The shutdown of Lordstown Assembly has devastated workers, their families, and their community, in a region which had already suffered more than 40 years of relentless deindustrialization. Most notoriously, Youngstown Sheet and Tube announced it would shutter its Campbell Works steel mill on “Black Monday,” September 19, 1977, laying off 5,000 overnight. Within five years, another 50,000 manufacturing jobs would disappear from the Mahoning Valley. Since 1990, another 37,000 manufacturing jobs have been lost from the Youngstown-Warren metro area, according to the Bureau of Labor Statistics.
As a result of GM’s ruthless calculations that the Lordstown Plant was not worth continuing to operate, impossible and heart-rending decisions have confronted former workers, who have been forced to choose between separating or uprooting their families in order to continue work at GM plants hundreds of miles away, or remaining in the area and facing the grim prospects of lower-paid work, or worse, long-term unemployment, the loss of homes, and descent into poverty and hunger.
GM’s announcement in 2018 that it would close several plants was a significant blow to the Trump administration at the time, cutting across its claims of engineering a “blue collar boom.”
Thus, Trump was one of the loudest boosters of the deal to sell the plant, tweeting in May 2019 that the sale was “GREAT NEWS FOR OHIO!” and, preposterously, that, “With all the car companies coming back, THE USA IS BOOMING!” A year later, Vice President Mike Pence visited the factory, riding onto a stage in an Endurance “prototype,” and claimed the company would soon begin production, pompously declaring that it would “lead a transition to greatness.”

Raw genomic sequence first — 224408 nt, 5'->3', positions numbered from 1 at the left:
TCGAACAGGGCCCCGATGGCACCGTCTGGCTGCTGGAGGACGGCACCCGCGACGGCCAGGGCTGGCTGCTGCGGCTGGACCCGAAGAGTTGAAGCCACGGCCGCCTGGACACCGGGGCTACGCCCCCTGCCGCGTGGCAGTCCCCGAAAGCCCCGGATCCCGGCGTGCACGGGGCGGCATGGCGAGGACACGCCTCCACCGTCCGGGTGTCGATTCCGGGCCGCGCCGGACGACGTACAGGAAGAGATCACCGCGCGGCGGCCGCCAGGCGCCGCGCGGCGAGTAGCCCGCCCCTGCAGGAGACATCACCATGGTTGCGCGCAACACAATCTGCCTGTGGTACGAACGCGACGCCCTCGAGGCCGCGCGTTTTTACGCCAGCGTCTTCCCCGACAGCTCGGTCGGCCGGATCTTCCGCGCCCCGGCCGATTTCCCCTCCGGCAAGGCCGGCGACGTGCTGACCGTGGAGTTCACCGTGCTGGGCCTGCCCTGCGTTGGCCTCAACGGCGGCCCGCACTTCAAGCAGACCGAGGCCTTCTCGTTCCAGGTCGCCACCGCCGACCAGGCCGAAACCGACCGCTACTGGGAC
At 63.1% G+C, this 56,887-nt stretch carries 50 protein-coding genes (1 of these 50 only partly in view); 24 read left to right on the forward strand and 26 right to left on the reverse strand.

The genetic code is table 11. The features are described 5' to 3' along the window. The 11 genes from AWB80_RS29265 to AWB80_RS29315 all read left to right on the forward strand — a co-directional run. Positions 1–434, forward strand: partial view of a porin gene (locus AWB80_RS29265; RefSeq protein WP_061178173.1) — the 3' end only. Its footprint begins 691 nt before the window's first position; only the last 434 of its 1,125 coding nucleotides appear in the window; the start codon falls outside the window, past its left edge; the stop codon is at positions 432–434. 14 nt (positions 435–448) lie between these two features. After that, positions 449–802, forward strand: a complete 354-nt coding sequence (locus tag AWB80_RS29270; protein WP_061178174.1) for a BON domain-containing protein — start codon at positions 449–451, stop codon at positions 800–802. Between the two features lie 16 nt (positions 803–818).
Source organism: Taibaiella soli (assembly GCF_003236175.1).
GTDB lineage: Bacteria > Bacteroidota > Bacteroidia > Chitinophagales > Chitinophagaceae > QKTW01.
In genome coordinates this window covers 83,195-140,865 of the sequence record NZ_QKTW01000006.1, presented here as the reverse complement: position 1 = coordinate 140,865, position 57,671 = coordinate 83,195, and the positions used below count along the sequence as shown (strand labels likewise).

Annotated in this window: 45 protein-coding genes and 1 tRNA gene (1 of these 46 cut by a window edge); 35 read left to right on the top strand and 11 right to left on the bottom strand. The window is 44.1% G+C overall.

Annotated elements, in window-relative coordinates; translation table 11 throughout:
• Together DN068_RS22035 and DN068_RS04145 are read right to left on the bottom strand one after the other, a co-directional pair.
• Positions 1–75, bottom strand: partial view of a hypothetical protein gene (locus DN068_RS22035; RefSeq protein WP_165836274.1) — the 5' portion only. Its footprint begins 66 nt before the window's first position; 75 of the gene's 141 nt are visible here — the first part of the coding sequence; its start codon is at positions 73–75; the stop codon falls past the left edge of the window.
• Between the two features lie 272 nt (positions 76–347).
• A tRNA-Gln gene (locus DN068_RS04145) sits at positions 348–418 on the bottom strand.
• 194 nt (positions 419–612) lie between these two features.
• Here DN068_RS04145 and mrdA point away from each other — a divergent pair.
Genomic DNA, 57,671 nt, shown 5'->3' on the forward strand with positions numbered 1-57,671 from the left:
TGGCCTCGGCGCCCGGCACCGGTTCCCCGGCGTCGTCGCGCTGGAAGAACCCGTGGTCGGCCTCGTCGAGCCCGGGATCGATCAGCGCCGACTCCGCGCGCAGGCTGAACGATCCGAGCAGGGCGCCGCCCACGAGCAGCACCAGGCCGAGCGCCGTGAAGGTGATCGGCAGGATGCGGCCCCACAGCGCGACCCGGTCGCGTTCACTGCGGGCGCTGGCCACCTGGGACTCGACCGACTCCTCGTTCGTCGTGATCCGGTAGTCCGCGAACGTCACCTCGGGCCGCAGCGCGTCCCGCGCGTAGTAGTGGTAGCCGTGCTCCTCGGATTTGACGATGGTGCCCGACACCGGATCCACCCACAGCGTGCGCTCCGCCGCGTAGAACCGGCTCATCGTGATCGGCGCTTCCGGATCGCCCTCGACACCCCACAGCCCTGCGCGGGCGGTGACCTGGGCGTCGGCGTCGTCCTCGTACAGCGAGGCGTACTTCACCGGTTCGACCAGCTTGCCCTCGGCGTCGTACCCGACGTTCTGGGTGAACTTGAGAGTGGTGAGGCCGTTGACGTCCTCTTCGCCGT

In opposition to the media and political hype around the plant’s sale, the World Socialist Web Site warned in May 2019, “What, if any, jobs the venture will create is open to speculation, especially given that the company has no experience in manufacturing operations, currently employs fewer than 100 people and reported $36.5 million in losses for 2018.”
Rising speculation and fraud surrounding EVs
The exposure of Lordstown Motors’s dubious practices is both another embarrassment for GM—which had taken a roughly 4.5 percent stake in the company and had announced that it would provide it access to its supplier network—and a further indication of the swindling and fraud increasingly dominating financial markets and capitalism more broadly, in which the accumulation of wealth is more and more separated from any real productive process.
Lordstown Motors is now the second EV startup GM has partnered with that has been targeted by short sellers over signs of potential fraud. Last year, GM was forced to wind back a much-hailed deal with EV startup Nikola after a report, also produced by Hindenburg Research, which alleged repeated misrepresentations by the company about its technology. The report was released just after the GM-Nikola deal had been announced.
Nikola had also gone public through a merger with a SPAC in March 2020, with an initial valuation of $3.3 billion, later reaching as high $30 billion, more than that of then-Fiat Chrysler (now Stellantis), even though Nikola had never produced a single vehicle. The SEC also launched an investigation following Hindenburg’s report about Nikola. The company’s chairman, Trevor Milton, accused by Hindenburg of making exaggerated claims, ultimately resigned, and the company’s share price plummeted from a high of nearly $80 last June to just over $14, more recently.
SPACs, particularly those for EVs, have increasingly been marketed to retail investors, i.e., individual amateur stock traders, making them ripe opportunities for the predatory operations of the financial aristocracy. “One of the most effective ways of preying on unsophisticated retail [investors] seems to be doing SPACs in the EV space,” Carson Block, founder of short-selling investment firm Muddy Waters, recently told Business Insider. “When they look at the massive amounts of wealth that Tesla has created through its stock-price appreciation, I think a lot of unsophisticated, particularly recent entrants to the market can be forgiven for thinking that they might be able to buy the next Tesla. The SPAC sponsors and bankers, I’m sure, are very aware of that mentality.”